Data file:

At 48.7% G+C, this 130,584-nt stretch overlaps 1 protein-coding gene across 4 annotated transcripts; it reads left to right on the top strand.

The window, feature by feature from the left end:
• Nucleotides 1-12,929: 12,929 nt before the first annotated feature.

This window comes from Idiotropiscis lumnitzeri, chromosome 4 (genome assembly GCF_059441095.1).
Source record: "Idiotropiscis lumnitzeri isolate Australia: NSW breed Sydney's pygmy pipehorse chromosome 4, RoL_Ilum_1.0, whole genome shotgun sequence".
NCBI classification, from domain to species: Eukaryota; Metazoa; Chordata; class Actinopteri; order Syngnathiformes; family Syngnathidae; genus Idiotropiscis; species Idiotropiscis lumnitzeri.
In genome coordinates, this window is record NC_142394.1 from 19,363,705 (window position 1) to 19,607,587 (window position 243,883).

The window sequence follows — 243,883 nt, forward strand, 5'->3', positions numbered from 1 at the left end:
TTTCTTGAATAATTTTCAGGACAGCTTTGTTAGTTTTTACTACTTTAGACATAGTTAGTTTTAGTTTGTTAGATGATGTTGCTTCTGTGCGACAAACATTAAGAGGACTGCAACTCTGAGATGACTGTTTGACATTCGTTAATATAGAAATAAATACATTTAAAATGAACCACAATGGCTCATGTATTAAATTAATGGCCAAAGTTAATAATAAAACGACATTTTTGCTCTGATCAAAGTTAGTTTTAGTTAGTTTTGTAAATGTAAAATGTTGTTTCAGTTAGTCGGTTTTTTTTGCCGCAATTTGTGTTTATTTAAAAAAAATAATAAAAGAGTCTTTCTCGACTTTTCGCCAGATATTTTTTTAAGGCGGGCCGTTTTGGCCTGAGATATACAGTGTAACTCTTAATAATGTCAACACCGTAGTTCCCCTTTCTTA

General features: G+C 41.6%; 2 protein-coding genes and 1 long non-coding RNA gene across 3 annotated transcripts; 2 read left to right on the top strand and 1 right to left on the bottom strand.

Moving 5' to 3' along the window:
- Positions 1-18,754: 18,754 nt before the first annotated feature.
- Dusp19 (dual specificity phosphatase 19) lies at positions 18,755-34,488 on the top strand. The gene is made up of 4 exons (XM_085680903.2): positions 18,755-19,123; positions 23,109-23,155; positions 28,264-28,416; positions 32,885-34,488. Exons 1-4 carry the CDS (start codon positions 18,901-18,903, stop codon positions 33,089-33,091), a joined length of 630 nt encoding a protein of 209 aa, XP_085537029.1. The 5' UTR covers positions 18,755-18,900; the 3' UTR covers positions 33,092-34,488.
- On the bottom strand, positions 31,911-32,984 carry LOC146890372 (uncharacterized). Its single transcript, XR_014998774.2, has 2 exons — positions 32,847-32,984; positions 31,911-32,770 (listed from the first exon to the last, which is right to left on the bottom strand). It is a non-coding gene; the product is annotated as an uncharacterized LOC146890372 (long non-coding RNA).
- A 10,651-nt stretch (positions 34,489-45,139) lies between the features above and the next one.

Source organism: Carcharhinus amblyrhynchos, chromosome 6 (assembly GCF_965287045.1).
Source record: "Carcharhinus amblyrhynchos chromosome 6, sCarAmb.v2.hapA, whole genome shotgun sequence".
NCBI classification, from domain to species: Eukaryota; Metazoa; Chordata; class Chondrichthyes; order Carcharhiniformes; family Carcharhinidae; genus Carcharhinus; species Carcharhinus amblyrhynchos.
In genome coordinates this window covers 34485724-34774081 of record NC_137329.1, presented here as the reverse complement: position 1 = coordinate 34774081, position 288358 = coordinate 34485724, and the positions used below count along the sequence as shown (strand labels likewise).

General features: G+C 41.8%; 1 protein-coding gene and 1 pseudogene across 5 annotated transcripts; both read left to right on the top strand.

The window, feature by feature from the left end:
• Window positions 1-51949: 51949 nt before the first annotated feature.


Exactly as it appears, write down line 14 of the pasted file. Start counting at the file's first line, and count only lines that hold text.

- On the bottom strand, positions 31,911-32,984 carry LOC146890372 (uncharacterized). Its single transcript, XR_014998774.2, has 2 exons — positions 32,847-32,984; positions 31,911-32,770 (listed from the first exon to the last, which is right to left on the bottom strand). It is a non-coding gene; the product is annotated as an uncharacterized LOC146890372 (long non-coding RNA).